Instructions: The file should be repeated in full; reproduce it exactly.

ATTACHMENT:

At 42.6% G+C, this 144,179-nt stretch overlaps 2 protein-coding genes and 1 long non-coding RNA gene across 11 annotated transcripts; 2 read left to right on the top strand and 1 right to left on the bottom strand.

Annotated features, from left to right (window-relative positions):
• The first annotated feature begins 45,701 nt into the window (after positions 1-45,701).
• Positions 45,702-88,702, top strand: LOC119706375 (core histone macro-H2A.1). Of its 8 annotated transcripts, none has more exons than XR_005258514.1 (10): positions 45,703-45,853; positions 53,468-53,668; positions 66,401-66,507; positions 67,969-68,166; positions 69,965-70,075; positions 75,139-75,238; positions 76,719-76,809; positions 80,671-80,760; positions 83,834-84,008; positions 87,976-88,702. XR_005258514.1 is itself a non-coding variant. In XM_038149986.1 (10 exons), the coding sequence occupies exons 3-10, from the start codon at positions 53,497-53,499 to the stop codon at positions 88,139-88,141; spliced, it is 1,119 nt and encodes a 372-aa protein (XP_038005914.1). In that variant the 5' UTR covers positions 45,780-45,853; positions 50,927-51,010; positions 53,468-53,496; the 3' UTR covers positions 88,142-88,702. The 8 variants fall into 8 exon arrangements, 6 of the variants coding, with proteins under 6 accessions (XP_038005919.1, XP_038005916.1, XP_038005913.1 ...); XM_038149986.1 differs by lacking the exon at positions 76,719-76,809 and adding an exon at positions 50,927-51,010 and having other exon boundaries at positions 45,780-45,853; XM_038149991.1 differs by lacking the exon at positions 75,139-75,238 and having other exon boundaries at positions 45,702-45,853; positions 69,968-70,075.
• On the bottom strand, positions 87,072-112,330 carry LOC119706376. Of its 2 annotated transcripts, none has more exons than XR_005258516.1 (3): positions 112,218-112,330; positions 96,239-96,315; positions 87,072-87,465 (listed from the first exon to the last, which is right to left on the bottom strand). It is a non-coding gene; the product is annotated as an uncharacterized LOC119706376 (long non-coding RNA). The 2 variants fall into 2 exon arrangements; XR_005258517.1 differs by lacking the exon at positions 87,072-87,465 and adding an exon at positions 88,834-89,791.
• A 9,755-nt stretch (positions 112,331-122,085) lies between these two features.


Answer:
At 42.6% G+C, this 144,179-nt stretch overlaps 2 protein-coding genes and 1 long non-coding RNA gene across 11 annotated transcripts; 2 read left to right on the top strand and 1 right to left on the bottom strand.

Annotated features, from left to right (window-relative positions):
• The first annotated feature begins 45,701 nt into the window (after positions 1-45,701).
• Positions 45,702-88,702, top strand: LOC119706375 (core histone macro-H2A.1). Of its 8 annotated transcripts, none has more exons than XR_005258514.1 (10): positions 45,703-45,853; positions 53,468-53,668; positions 66,401-66,507; positions 67,969-68,166; positions 69,965-70,075; positions 75,139-75,238; positions 76,719-76,809; positions 80,671-80,760; positions 83,834-84,008; positions 87,976-88,702. XR_005258514.1 is itself a non-coding variant. In XM_038149986.1 (10 exons), the coding sequence occupies exons 3-10, from the start codon at positions 53,497-53,499 to the stop codon at positions 88,139-88,141; spliced, it is 1,119 nt and encodes a 372-aa protein (XP_038005914.1). In that variant the 5' UTR covers positions 45,780-45,853; positions 50,927-51,010; positions 53,468-53,496; the 3' UTR covers positions 88,142-88,702. The 8 variants fall into 8 exon arrangements, 6 of the variants coding, with proteins under 6 accessions (XP_038005919.1, XP_038005916.1, XP_038005913.1 ...); XM_038149986.1 differs by lacking the exon at positions 76,719-76,809 and adding an exon at positions 50,927-51,010 and having other exon boundaries at positions 45,780-45,853; XM_038149991.1 differs by lacking the exon at positions 75,139-75,238 and having other exon boundaries at positions 45,702-45,853; positions 69,968-70,075.
• On the bottom strand, positions 87,072-112,330 carry LOC119706376. Of its 2 annotated transcripts, none has more exons than XR_005258516.1 (3): positions 112,218-112,330; positions 96,239-96,315; positions 87,072-87,465 (listed from the first exon to the last, which is right to left on the bottom strand). It is a non-coding gene; the product is annotated as an uncharacterized LOC119706376 (long non-coding RNA). The 2 variants fall into 2 exon arrangements; XR_005258517.1 differs by lacking the exon at positions 87,072-87,465 and adding an exon at positions 88,834-89,791.
• A 9,755-nt stretch (positions 112,331-122,085) lies between these two features.